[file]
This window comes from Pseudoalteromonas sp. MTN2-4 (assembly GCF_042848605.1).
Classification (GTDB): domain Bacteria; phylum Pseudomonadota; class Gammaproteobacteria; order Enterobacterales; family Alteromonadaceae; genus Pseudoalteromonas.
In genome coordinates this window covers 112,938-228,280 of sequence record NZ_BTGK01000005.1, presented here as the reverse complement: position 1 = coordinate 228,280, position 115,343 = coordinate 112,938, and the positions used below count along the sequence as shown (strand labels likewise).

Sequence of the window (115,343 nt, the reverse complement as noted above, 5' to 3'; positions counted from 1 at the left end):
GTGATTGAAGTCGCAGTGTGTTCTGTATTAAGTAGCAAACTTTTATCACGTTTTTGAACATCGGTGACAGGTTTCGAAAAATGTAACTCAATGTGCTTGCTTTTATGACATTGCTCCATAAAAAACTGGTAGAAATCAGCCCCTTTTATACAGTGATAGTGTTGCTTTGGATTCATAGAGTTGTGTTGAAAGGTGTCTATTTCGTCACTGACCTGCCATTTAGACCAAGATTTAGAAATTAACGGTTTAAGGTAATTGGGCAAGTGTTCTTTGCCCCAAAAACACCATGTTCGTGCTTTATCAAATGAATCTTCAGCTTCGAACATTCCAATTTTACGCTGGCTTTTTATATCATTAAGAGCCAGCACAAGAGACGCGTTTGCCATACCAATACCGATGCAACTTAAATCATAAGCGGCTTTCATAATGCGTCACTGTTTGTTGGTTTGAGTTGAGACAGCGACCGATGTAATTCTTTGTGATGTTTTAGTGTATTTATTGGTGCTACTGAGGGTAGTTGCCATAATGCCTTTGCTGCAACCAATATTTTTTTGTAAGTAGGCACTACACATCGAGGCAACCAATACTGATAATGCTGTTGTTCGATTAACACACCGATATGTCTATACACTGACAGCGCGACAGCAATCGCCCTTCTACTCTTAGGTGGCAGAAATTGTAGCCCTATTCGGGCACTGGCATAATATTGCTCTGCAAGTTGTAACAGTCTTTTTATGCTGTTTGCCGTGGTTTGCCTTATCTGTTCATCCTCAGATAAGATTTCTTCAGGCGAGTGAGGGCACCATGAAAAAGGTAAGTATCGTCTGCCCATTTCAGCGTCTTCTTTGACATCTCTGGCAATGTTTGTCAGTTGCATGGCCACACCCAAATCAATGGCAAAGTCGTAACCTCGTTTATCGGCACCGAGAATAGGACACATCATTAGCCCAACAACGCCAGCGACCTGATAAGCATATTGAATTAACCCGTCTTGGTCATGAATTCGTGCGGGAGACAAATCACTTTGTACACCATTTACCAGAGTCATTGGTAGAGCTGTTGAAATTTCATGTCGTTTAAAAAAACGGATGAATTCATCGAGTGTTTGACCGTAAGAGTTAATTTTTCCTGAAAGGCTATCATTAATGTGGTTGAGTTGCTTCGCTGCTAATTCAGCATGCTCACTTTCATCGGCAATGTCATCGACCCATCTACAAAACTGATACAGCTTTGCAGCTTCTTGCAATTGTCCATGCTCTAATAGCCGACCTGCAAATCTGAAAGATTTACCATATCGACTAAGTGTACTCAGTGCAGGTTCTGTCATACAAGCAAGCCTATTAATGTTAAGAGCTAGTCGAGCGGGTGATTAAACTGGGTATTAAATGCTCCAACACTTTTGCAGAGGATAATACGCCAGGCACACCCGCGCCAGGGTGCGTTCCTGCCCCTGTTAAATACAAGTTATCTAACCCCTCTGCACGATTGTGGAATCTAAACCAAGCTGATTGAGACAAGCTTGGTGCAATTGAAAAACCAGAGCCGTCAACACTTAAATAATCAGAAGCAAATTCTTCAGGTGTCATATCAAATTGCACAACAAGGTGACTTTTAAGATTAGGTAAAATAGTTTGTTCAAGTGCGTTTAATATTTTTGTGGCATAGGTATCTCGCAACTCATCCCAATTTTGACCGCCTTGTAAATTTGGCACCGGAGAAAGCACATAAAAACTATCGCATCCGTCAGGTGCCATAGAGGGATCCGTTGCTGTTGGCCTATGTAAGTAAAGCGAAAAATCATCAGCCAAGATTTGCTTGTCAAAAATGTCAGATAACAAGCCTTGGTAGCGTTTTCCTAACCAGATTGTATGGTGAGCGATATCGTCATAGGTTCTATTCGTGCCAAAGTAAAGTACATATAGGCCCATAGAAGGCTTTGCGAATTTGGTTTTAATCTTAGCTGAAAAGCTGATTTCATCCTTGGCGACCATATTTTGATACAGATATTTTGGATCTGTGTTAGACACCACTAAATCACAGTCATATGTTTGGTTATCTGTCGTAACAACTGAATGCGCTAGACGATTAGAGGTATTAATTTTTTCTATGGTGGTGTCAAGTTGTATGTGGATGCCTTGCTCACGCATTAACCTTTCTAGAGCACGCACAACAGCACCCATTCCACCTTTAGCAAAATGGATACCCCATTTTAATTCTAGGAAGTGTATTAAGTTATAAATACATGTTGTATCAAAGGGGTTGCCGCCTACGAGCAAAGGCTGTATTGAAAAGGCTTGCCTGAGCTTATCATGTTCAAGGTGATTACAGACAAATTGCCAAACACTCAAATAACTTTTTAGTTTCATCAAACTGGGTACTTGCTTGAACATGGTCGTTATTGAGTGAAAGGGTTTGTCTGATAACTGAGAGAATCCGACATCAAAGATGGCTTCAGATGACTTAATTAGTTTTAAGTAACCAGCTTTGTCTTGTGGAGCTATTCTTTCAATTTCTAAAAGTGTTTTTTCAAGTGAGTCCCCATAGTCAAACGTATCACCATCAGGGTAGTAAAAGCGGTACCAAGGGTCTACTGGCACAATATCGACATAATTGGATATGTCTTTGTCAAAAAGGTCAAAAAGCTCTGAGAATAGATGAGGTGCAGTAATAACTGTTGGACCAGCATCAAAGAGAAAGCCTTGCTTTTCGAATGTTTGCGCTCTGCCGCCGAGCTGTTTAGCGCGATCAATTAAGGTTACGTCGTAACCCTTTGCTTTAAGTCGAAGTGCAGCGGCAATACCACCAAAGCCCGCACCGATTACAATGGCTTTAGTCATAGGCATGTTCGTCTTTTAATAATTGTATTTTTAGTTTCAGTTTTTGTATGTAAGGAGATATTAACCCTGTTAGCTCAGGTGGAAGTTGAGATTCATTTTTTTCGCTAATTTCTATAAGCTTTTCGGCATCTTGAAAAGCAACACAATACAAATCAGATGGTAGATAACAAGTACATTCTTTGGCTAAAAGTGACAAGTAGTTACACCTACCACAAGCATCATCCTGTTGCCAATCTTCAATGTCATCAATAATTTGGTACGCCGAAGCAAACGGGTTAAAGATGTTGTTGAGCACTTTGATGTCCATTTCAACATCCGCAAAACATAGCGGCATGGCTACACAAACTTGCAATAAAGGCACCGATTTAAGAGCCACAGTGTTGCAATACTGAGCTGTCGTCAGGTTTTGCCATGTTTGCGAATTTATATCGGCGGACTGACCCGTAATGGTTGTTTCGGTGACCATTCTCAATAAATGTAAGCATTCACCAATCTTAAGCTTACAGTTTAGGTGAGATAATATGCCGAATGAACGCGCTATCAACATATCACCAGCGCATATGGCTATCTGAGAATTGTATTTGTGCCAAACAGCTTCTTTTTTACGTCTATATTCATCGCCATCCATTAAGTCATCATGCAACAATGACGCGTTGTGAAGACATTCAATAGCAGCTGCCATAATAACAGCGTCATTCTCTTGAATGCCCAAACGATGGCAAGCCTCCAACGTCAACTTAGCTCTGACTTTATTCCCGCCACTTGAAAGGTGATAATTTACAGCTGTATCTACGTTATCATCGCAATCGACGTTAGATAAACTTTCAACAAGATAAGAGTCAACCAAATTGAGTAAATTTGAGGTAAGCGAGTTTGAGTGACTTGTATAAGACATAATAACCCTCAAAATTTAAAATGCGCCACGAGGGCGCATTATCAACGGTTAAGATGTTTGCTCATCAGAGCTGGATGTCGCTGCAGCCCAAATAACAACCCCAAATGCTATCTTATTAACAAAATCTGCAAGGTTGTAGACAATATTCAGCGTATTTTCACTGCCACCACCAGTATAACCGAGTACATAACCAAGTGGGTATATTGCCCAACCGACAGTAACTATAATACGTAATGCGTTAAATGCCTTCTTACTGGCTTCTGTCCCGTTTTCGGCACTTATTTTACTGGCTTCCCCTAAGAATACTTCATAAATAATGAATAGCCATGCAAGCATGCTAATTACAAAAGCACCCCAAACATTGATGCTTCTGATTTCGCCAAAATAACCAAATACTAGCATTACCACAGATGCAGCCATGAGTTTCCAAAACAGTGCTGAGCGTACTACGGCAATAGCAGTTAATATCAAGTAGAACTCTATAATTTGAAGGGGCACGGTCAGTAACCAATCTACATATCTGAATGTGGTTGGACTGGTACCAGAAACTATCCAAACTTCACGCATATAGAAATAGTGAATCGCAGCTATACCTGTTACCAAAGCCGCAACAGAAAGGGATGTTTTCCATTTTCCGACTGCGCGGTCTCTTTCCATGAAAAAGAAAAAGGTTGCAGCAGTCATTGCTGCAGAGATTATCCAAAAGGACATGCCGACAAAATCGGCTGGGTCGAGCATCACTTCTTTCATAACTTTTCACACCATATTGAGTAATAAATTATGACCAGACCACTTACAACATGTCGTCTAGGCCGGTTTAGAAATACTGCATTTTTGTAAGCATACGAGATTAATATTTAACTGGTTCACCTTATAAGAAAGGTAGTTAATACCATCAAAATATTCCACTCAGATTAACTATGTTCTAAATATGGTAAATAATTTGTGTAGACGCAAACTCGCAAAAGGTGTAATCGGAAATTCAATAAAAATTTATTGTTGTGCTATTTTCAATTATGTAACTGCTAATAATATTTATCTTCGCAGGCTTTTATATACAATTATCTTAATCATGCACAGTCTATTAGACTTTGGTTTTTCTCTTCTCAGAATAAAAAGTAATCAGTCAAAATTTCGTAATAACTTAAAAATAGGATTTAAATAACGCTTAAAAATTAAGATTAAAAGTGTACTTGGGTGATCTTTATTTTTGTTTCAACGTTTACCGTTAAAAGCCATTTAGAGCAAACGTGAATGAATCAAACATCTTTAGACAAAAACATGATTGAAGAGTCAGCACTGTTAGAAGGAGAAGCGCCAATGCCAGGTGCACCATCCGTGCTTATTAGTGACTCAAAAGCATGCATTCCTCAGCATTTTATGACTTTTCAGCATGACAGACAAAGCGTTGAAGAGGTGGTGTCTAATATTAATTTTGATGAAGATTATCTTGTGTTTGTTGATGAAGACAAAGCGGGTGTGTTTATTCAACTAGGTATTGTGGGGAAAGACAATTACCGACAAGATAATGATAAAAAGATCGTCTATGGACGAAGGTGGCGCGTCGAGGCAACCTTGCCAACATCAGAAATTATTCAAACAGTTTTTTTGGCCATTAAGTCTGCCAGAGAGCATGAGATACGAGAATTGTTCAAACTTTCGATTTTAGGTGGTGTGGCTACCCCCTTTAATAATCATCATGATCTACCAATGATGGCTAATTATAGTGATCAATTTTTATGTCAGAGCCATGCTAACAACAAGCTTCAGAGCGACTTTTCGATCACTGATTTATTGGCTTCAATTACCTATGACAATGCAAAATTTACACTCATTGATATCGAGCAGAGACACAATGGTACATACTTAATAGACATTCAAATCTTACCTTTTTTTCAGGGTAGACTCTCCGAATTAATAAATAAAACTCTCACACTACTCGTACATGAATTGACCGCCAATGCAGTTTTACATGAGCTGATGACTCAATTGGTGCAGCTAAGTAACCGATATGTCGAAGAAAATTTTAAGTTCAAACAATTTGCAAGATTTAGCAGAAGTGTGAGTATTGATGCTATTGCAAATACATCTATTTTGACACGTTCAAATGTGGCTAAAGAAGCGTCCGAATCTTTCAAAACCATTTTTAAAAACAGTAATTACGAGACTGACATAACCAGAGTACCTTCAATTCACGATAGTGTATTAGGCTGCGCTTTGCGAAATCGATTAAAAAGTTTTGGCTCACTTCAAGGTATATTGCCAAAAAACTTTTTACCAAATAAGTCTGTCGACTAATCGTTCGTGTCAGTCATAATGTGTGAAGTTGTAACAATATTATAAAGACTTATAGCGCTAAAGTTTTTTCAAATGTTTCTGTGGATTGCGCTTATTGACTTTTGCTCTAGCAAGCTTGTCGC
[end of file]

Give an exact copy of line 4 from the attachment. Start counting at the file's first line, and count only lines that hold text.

Sequence of the window (115,343 nt, the reverse complement as noted above, 5' to 3'; positions counted from 1 at the left end):